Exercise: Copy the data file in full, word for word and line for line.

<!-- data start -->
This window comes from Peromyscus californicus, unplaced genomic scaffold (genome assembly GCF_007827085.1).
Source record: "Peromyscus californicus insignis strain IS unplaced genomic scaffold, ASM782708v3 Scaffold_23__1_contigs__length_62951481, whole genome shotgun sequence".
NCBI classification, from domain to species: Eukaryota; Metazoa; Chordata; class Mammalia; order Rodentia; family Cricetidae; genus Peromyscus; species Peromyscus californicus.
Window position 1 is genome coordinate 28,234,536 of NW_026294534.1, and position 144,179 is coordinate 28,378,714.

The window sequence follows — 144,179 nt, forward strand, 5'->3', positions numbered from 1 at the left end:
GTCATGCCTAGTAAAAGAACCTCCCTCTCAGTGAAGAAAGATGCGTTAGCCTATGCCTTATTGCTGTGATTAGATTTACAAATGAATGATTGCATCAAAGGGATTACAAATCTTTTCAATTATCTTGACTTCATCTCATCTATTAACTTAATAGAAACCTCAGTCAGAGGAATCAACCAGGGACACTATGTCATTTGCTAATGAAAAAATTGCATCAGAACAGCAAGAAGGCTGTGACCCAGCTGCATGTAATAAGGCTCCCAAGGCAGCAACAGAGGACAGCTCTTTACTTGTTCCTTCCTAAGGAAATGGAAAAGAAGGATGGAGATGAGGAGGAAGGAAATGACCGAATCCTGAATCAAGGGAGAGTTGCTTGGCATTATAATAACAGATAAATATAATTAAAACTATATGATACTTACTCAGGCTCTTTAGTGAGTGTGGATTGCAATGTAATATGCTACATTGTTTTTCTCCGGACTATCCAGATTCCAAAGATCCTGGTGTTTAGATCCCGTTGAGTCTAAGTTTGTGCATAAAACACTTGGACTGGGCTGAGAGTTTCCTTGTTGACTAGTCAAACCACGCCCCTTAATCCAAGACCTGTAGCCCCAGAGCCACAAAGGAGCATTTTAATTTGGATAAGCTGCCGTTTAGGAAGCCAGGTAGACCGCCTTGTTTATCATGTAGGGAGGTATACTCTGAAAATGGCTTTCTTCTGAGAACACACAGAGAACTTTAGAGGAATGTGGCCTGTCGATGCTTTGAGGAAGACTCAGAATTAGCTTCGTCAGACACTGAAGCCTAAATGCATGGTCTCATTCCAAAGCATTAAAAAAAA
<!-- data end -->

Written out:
This window comes from Peromyscus californicus, unplaced genomic scaffold (genome assembly GCF_007827085.1).
Source record: "Peromyscus californicus insignis strain IS unplaced genomic scaffold, ASM782708v3 Scaffold_23__1_contigs__length_62951481, whole genome shotgun sequence".
NCBI classification, from domain to species: Eukaryota; Metazoa; Chordata; class Mammalia; order Rodentia; family Cricetidae; genus Peromyscus; species Peromyscus californicus.
Window position 1 is genome coordinate 28,234,536 of NW_026294534.1, and position 144,179 is coordinate 28,378,714.

The window sequence follows — 144,179 nt, forward strand, 5'->3', positions numbered from 1 at the left end:
GTCATGCCTAGTAAAAGAACCTCCCTCTCAGTGAAGAAAGATGCGTTAGCCTATGCCTTATTGCTGTGATTAGATTTACAAATGAATGATTGCATCAAAGGGATTACAAATCTTTTCAATTATCTTGACTTCATCTCATCTATTAACTTAATAGAAACCTCAGTCAGAGGAATCAACCAGGGACACTATGTCATTTGCTAATGAAAAAATTGCATCAGAACAGCAAGAAGGCTGTGACCCAGCTGCATGTAATAAGGCTCCCAAGGCAGCAACAGAGGACAGCTCTTTACTTGTTCCTTCCTAAGGAAATGGAAAAGAAGGATGGAGATGAGGAGGAAGGAAATGACCGAATCCTGAATCAAGGGAGAGTTGCTTGGCATTATAATAACAGATAAATATAATTAAAACTATATGATACTTACTCAGGCTCTTTAGTGAGTGTGGATTGCAATGTAATATGCTACATTGTTTTTCTCCGGACTATCCAGATTCCAAAGATCCTGGTGTTTAGATCCCGTTGAGTCTAAGTTTGTGCATAAAACACTTGGACTGGGCTGAGAGTTTCCTTGTTGACTAGTCAAACCACGCCCCTTAATCCAAGACCTGTAGCCCCAGAGCCACAAAGGAGCATTTTAATTTGGATAAGCTGCCGTTTAGGAAGCCAGGTAGACCGCCTTGTTTATCATGTAGGGAGGTATACTCTGAAAATGGCTTTCTTCTGAGAACACACAGAGAACTTTAGAGGAATGTGGCCTGTCGATGCTTTGAGGAAGACTCAGAATTAGCTTCGTCAGACACTGAAGCCTAAATGCATGGTCTCATTCCAAAGCATTAAAAAAAA